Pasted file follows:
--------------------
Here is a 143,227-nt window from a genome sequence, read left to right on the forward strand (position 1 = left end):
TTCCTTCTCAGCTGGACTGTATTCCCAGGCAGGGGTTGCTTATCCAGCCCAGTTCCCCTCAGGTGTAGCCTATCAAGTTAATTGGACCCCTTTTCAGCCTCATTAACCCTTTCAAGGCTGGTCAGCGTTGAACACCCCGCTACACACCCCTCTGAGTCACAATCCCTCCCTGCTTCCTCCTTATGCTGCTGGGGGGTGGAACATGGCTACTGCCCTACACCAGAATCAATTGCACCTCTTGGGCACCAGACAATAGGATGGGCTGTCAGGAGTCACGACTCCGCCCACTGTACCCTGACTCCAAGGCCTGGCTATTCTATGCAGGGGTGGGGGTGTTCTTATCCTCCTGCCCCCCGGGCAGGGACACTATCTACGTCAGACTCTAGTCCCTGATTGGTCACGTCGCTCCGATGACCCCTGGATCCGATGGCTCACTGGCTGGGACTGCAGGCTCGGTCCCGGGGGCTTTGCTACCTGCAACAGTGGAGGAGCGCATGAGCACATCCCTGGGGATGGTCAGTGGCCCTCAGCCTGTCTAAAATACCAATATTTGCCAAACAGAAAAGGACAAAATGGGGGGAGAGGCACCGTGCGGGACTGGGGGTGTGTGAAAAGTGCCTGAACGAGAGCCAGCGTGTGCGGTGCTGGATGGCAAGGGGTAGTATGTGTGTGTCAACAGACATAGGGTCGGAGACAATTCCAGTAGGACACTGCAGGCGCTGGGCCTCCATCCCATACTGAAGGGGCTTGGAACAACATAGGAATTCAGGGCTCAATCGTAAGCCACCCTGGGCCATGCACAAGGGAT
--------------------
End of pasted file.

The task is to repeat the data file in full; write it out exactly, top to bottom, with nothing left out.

Here is a 143,227-nt window from a genome sequence, read left to right on the forward strand (position 1 = left end):
TTCCTTCTCAGCTGGACTGTATTCCCAGGCAGGGGTTGCTTATCCAGCCCAGTTCCCCTCAGGTGTAGCCTATCAAGTTAATTGGACCCCTTTTCAGCCTCATTAACCCTTTCAAGGCTGGTCAGCGTTGAACACCCCGCTACACACCCCTCTGAGTCACAATCCCTCCCTGCTTCCTCCTTATGCTGCTGGGGGGTGGAACATGGCTACTGCCCTACACCAGAATCAATTGCACCTCTTGGGCACCAGACAATAGGATGGGCTGTCAGGAGTCACGACTCCGCCCACTGTACCCTGACTCCAAGGCCTGGCTATTCTATGCAGGGGTGGGGGTGTTCTTATCCTCCTGCCCCCCGGGCAGGGACACTATCTACGTCAGACTCTAGTCCCTGATTGGTCACGTCGCTCCGATGACCCCTGGATCCGATGGCTCACTGGCTGGGACTGCAGGCTCGGTCCCGGGGGCTTTGCTACCTGCAACAGTGGAGGAGCGCATGAGCACATCCCTGGGGATGGTCAGTGGCCCTCAGCCTGTCTAAAATACCAATATTTGCCAAACAGAAAAGGACAAAATGGGGGGAGAGGCACCGTGCGGGACTGGGGGTGTGTGAAAAGTGCCTGAACGAGAGCCAGCGTGTGCGGTGCTGGATGGCAAGGGGTAGTATGTGTGTGTCAACAGACATAGGGTCGGAGACAATTCCAGTAGGACACTGCAGGCGCTGGGCCTCCATCCCATACTGAAGGGGCTTGGAACAACATAGGAATTCAGGGCTCAATCGTAAGCCACCCTGGGCCATGCACAAGGGAT